dc.description.abstractDespite the wide application of the temporalis muscle flap and its modifications, understanding of the vascular pattern and territories within the muscle remains poor. This study aimed to evaluate the vascular architecture in the human temporalis muscle for surgical application. The material comprised 15 fresh cadavers (30 muscle specimens), which were divided into three groups for vascular infusion by either Indian ink solution, lead oxide solution, or methylmethacrylate resin. The vascular network in the temporalis muscle was analyzed by stereomicroscopy, radiography, and scanning electron microscopy. The human temporalis muscle was found to have vascular supply from three primary arteries: the anterior deep temporal artery (ADTA), the posterior deep temporal artery (PDTA), and the middle temporal artery (MTA). Each primary artery branched into the secondary arterioles and then the terminal arterioles. The venous network accompanied the arteries, and double veins pairing one artery was a common finding. The capillaries formed a dense, interlacing network with orientation along the muscle fibres. Arteriovenous anastomosis was absent. In the coronal plane, the vessels were located mainly on the lateral and medial aspects of the muscle with a significantly lower vascular density in the midline. Morphometric analysis of the arterial network showed that the PDTA was larger in size at primary and secondary branching levels than the ADTA and the MTA, whereas no differences were present at the terminal arteriolar levels. The distribution of the arterial territories was as follows: the ADTA occupied 21% anteriorly, the PDTA occupied 41% in the middle region, and the MTA occupied 38% in the posterior region. This improved understanding of the vascular architecture within the temporalis muscle complements the anatomic basis of the flap-splitting technique and increases the safety of its application.en_US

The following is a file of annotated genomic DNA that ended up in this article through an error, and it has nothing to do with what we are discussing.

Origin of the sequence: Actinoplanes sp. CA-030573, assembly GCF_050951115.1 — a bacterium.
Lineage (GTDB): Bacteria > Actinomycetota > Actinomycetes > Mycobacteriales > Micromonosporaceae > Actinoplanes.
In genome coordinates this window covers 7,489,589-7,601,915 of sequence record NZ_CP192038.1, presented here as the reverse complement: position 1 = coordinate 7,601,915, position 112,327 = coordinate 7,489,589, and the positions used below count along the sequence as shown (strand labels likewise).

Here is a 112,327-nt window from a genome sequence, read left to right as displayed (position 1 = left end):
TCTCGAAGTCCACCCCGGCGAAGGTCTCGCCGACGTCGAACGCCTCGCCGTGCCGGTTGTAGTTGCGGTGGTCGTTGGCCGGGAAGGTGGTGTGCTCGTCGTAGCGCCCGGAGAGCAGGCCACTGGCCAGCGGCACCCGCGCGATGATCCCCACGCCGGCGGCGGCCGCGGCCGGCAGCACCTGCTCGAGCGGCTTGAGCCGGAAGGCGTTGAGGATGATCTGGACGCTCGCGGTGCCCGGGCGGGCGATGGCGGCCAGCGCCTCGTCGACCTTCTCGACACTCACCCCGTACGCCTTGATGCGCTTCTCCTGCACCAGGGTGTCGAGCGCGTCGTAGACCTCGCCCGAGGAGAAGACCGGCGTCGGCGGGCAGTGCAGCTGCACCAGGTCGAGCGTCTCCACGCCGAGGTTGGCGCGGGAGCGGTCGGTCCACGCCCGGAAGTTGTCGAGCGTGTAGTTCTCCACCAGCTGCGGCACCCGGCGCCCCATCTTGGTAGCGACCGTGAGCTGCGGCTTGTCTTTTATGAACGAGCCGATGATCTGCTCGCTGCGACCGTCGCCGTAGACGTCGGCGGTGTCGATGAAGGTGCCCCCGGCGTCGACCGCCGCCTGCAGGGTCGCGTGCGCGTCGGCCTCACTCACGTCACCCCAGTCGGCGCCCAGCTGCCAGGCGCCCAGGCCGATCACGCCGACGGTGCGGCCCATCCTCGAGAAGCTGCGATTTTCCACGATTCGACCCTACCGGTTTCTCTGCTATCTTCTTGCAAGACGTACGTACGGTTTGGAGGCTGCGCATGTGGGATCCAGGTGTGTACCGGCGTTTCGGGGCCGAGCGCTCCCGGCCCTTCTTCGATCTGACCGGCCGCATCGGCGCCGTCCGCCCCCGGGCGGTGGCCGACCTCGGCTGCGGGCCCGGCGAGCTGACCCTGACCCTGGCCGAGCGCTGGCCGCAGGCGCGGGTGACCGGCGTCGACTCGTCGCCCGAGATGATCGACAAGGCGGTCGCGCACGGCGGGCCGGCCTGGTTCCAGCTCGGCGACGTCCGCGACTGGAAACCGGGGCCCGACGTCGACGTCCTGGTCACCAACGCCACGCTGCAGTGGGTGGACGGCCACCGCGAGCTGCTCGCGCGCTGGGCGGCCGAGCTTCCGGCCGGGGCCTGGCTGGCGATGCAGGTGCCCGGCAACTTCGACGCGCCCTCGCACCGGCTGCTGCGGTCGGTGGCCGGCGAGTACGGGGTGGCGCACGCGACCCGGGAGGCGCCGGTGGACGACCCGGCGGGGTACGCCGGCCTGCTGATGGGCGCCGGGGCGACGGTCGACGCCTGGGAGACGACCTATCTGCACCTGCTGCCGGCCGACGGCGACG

dc.languageengen_US
dc.publisherChurchill Livingstone. The Journal's web site is located at http://www.elsevier.com/locate/ijomen_US
dc.relation.ispartofInternational Journal of Oral and Maxillofacial Surgeryen_US
dc.subject.meshCarbonen_US
dc.subject.meshChild, Preschoolen_US
dc.subject.meshColoring Agentsen_US
dc.subject.meshFemaleen_US
dc.subject.meshHistocytological Preparation Techniquesen_US
dc.subject.meshHumansen_US
dc.subject.meshInfanten_US
dc.subject.meshLeaden_US
dc.subject.meshMaleen_US
dc.subject.meshMethylmethacrylateen_US
dc.subject.meshMethylmethacrylatesen_US
dc.subject.meshOxidesen_US
dc.subject.meshSurgical Flaps - Blood Supplyen_US
dc.subject.meshTemporal Arteries - Anatomy & Histologyen_US
dc.subject.meshTemporal Muscle - Blood Supply - Surgeryen_US
dc.titleThe vascular anatomy of the human temporalis muscle: Implications for surgical splitting techniquesen_US
dc.typeArticleen_US
dc.identifier.emailCheung, LK:lkcheung@hkucc.hku.hken_US
dc.identifier.authorityCheung, LK=rp00013en_US
dc.description.naturelink_to_subscribed_fulltexten_US
dc.identifier.pmid8986540-
dc.identifier.scopuseid_2-s2.0-0030344523en_US
dc.identifier.hkuros22196-
dc.relation.referenceshttp://www.scopus.com/mlt/select.url?eid=2-s2.0-0030344523&selection=ref&src=s&origin=recordpageen_US
dc.identifier.volume25en_US
dc.identifier.issue6en_US
dc.identifier.spage414en_US
dc.identifier.epage421en_US
dc.identifier.isiWOS:A1996WA00100002-
dc.publisher.placeUnited Kingdomen_US
dc.identifier.scopusauthoridCheung, LK=7102302747en_US